Welcome!

After 20 years at the University of Oregon, I have retired. So, I will begin posting about my new experiences here and hope you find them interesting.

Monday, November 28, 2011

Great food and beautiful handcrafts highlight Latvian Center holiday bazaar

Traditional Latvian dress worn for
festivals and special occasions 
displayed at the Oregon Latvian
Center, 5500 SW Dosch Road,
Portland, Oregon.
Seven years ago my brother married a lady from Riga, Latvia.  It's especially wonderful when we get to welcome a new family member from another culture because it gives us an opportunity to learn about new customs and sample ethnic dishes we may not have ever tried before.

To help Gunta feel more at home here in the states, my brother found a website for a Latvian Center in Portland, Oregon and soon they were shuttling back and forth between Pendleton, where they lived, to various activities at the Latvian Center.  Then this year, my brother and Gunta moved to the Portland area so they could be closer to other members of the Portland Latvian community.  When I was visiting them in their new home in Columbia City, Gunta mentioned they were eagerly anticipating the annual holiday bazaar that would be held on Thanksgiving weekend at the Latvian Center and I asked if I could go with them.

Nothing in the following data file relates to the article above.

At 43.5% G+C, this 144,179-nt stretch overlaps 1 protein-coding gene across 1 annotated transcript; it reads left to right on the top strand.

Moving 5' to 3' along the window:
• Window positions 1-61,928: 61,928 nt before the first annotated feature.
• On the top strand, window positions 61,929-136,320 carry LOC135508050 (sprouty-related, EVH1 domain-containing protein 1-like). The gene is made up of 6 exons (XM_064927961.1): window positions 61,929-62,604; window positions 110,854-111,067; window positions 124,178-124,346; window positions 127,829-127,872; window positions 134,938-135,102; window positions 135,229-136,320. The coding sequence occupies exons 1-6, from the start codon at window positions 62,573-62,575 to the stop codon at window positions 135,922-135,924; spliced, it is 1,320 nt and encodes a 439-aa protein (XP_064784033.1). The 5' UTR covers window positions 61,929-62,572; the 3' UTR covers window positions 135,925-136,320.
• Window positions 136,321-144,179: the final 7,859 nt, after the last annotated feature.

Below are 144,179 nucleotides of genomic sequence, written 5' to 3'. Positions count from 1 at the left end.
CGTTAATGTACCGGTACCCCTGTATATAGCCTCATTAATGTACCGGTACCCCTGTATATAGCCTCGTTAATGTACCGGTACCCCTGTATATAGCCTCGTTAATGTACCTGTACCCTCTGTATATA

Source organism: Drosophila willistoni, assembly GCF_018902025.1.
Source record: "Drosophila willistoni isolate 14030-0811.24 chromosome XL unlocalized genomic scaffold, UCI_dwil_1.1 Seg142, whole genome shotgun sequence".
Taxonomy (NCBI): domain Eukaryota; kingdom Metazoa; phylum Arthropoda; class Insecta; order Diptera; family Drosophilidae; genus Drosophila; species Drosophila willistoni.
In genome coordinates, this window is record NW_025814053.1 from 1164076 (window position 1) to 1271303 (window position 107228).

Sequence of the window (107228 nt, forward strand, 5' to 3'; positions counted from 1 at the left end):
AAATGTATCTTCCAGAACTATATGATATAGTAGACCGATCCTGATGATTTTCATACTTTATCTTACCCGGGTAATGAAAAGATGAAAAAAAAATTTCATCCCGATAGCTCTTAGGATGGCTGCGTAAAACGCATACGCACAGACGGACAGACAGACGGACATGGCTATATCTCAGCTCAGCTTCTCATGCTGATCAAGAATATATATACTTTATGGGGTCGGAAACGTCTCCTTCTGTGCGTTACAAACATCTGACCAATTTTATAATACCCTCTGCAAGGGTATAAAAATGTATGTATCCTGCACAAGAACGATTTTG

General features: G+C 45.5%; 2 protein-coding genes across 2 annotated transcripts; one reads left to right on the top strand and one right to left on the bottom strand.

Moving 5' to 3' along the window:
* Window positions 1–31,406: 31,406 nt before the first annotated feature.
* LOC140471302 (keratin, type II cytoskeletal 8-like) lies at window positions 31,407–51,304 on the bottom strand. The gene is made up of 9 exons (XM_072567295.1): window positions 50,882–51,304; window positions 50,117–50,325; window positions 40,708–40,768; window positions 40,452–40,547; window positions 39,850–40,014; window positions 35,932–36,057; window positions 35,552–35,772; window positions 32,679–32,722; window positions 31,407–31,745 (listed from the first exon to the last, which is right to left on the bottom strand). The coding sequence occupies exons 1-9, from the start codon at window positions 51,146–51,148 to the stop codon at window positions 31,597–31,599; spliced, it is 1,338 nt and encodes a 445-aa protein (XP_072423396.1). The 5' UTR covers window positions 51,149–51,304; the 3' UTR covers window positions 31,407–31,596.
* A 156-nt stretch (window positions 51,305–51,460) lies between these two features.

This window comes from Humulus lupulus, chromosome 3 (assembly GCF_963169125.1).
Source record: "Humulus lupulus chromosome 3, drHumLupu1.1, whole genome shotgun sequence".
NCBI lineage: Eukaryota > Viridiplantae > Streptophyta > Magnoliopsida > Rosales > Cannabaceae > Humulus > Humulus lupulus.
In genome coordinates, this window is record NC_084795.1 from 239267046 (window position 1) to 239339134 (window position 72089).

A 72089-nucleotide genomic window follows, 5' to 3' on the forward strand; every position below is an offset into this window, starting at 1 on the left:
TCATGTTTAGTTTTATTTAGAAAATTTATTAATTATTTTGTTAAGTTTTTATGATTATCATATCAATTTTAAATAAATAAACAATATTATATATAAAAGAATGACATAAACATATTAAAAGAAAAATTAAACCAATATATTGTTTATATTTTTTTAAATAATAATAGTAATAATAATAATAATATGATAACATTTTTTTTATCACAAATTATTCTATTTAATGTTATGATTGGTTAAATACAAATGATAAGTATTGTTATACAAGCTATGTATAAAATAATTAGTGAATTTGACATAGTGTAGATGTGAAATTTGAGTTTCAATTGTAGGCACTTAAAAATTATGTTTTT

Carraway-flavored Jānu siers, a fresh-cooked cheese, is a 
traditional food prepared for the festival of Jāni celebrating
the summer solstice.  Photo courtesy of The Kitchen Mouse.
So, Saturday I had the chance to sample a little Latvian culture for myself.  Various members of the Latvian Center offered a variety of delicious homemade desserts like fruit and nut tortes and apple cakes.  They also displayed a wide assortment of savory breads including some of my brother's favorite pīrāgi, little crescent-shaped yeast rolls filled with chopped bacon and onion.  I also admired the intricately patterned knitted gloves, hats, scarves and hand-woven table linens along with books, photographs, glassware, jewelry and other mementos featuring pictures of Latvia and countrymen dressed in the various folk costumes of the different regions.  One of the ladies hurried over to tell my brother that there was only one wedge of Jāņu siers left so if he wanted any of the carraway seed-flavored fresh-cooked cheese he'd better hurry.  This exceptional cheese made from curds is one of the traditional foods prepared for the festival of Jāņi, originally a Latvian celebration of the summer solstice held on June 23.